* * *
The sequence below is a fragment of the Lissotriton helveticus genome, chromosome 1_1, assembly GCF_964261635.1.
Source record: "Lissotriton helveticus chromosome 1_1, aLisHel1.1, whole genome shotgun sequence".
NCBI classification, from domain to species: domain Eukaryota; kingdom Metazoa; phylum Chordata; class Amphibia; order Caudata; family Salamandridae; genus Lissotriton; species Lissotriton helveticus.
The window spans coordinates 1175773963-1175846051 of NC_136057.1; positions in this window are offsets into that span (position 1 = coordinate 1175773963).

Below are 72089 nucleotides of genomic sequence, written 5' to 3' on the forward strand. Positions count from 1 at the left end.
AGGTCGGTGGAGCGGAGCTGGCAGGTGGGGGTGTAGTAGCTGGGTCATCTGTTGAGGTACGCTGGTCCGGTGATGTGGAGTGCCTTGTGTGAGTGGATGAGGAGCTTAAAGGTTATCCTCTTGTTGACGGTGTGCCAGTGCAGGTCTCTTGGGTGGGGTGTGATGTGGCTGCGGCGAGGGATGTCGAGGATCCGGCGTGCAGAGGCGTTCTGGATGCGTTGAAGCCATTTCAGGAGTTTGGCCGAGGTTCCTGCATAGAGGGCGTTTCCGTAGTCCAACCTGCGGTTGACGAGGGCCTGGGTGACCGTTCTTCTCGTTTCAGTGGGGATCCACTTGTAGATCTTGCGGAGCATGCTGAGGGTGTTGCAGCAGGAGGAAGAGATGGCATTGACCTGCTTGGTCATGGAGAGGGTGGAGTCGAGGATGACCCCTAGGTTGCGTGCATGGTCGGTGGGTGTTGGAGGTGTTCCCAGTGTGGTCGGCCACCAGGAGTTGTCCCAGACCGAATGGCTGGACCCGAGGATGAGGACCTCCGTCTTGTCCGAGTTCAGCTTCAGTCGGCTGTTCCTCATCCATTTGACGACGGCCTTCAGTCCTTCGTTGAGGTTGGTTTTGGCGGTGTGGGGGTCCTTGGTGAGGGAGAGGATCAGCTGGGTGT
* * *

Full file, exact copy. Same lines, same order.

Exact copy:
The sequence below is a fragment of the Lissotriton helveticus genome, chromosome 1_1, assembly GCF_964261635.1.
Source record: "Lissotriton helveticus chromosome 1_1, aLisHel1.1, whole genome shotgun sequence".
NCBI classification, from domain to species: domain Eukaryota; kingdom Metazoa; phylum Chordata; class Amphibia; order Caudata; family Salamandridae; genus Lissotriton; species Lissotriton helveticus.
The window spans coordinates 1175773963-1175846051 of NC_136057.1; positions in this window are offsets into that span (position 1 = coordinate 1175773963).

Below are 72089 nucleotides of genomic sequence, written 5' to 3' on the forward strand. Positions count from 1 at the left end.
AGGTCGGTGGAGCGGAGCTGGCAGGTGGGGGTGTAGTAGCTGGGTCATCTGTTGAGGTACGCTGGTCCGGTGATGTGGAGTGCCTTGTGTGAGTGGATGAGGAGCTTAAAGGTTATCCTCTTGTTGACGGTGTGCCAGTGCAGGTCTCTTGGGTGGGGTGTGATGTGGCTGCGGCGAGGGATGTCGAGGATCCGGCGTGCAGAGGCGTTCTGGATGCGTTGAAGCCATTTCAGGAGTTTGGCCGAGGTTCCTGCATAGAGGGCGTTTCCGTAGTCCAACCTGCGGTTGACGAGGGCCTGGGTGACCGTTCTTCTCGTTTCAGTGGGGATCCACTTGTAGATCTTGCGGAGCATGCTGAGGGTGTTGCAGCAGGAGGAAGAGATGGCATTGACCTGCTTGGTCATGGAGAGGGTGGAGTCGAGGATGACCCCTAGGTTGCGTGCATGGTCGGTGGGTGTTGGAGGTGTTCCCAGTGTGGTCGGCCACCAGGAGTTGTCCCAGACCGAATGGCTGGACCCGAGGATGAGGACCTCCGTCTTGTCCGAGTTCAGCTTCAGTCGGCTGTTCCTCATCCATTTGACGACGGCCTTCAGTCCTTCGTTGAGGTTGGTTTTGGCGGTGTGGGGGTCCTTGGTGAGGGAGAGGATCAGCTGGGTGT